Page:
Downton, The Royal Oak
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|Sovereign state||United Kingdom|
Downton is a coastal hamlet in Hampshire, England situated - mostly - around a crossroads on the A337 road where the road from Lymington to New Milton intersects with the road from the original settlement of Hordle northwards. It has its own beach favoured by naturists below Hordle cliffs which has become inaccessible due to coastal erosion. Its mostly in the parish of Hordle, although most of the population live in the part that is in the parish of Milford (where according to the Post Office the majority of the population at the 2011 Census was included). Part of the Green belt, its population is static.
Downton is first mentioned in the Pipe rolls for 1160 as a 'new place'. The name is first recorded as Dunchinton although more commonly Donketon and Coates states that this is most likely derived from Dunneca's farm or otherwise from *OE dunnocatu-n (farm of hedge sparrows). In 1263 the estate seems to have belonged to Thomas de Orweye although, by 1397, it had expanded to include part of Everton in Milford. After c. 1500 the manor became part of the extensive possessions of the Milles family of Southampton, builders of Hurst Castle. The manor was purchased at end of the 18th century by Sir William Cornwallis (with adjoining manors in Milford) whose heir, Anne Whitby was the grandmother of Col. William Cornwallis-West. His son George Cornwallis-West went bankrupt around 1920 and the estate was sold. The western part, owned by the Ashley Clinton family, was sold a few years later although the planned large scale development was prevented.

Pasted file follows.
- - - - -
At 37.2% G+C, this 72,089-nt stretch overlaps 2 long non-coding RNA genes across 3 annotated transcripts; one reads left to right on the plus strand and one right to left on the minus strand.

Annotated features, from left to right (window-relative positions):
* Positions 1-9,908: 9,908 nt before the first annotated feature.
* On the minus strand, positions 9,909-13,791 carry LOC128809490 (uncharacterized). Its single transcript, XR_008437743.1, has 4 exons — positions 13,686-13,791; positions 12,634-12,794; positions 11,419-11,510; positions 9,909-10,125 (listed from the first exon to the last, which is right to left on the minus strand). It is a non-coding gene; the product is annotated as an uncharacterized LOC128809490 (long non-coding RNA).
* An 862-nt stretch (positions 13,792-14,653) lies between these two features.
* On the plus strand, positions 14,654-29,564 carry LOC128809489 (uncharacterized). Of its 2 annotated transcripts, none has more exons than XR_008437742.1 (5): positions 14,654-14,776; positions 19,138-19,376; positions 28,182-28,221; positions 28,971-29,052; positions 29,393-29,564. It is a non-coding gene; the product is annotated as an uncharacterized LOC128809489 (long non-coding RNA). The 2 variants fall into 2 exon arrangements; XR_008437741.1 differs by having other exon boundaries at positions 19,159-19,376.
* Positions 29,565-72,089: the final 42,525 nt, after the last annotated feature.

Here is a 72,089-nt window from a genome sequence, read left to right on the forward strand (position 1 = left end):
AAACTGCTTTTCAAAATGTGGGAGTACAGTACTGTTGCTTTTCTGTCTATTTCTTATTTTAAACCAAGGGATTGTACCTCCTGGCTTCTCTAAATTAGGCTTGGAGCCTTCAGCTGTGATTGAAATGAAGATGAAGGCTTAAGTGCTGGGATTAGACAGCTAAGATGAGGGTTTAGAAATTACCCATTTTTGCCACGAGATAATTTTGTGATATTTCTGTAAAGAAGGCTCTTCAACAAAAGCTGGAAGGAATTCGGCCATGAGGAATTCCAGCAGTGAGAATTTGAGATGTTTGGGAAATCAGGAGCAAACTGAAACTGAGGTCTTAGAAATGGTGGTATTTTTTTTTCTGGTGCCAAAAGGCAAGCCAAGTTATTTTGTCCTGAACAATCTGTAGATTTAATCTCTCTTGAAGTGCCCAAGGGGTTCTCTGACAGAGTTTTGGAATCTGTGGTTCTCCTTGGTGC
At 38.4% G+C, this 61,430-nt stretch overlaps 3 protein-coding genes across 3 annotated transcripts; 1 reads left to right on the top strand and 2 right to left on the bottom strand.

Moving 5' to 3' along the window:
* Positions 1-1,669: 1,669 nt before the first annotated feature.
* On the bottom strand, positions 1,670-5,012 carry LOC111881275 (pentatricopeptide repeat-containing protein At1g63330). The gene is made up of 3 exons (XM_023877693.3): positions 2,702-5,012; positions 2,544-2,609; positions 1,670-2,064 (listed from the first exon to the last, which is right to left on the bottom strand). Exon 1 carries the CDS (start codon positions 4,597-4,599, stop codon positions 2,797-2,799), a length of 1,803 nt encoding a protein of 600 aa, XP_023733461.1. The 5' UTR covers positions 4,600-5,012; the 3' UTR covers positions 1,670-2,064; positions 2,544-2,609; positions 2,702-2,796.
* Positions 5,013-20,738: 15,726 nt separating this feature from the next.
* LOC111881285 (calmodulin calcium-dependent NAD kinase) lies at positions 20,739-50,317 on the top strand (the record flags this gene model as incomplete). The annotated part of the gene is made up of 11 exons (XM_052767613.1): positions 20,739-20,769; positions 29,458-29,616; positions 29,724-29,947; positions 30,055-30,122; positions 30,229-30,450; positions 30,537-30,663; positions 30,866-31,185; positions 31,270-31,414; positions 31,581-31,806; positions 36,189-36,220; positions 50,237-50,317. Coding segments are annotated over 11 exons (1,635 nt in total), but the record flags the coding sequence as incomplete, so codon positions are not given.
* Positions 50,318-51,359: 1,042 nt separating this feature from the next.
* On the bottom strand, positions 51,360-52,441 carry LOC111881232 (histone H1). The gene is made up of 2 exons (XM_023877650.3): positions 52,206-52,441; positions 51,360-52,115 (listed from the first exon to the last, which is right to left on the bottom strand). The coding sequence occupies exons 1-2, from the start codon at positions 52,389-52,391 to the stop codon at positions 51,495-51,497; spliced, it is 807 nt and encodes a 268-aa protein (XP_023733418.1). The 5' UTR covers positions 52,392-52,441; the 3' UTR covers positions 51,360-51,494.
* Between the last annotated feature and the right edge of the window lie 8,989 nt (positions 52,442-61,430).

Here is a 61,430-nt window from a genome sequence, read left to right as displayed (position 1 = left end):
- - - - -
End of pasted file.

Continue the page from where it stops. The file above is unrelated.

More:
The region has always been one of dispersed settlement although, with its forge and the inn known as The Royal Oak, Downton provided one centre for the provision of services in Hordle. Whilst the inn remains, today the adjacent businesses are car-related. In 2009 permission was granted for gravel extraction on a nearby site, despite opposition from local residents.
- Hordle, Imperial Gazetteer of England and Wales, 1870-72, at visionofbritain.org
- Pipe Rolls 11 Henry II
- R. Coates, Place names of Hampshire, 19
- "Hordle". A History of the County of Hampshire: Volume 5 (1912). Retrieved 27 December 2010.
- See the 1940s Ordnance Survey Popular Edition map for an example of the old road layout
- Group gives up fight to stop gravel pit bid, Southern Daily Echo, 13 December 2009
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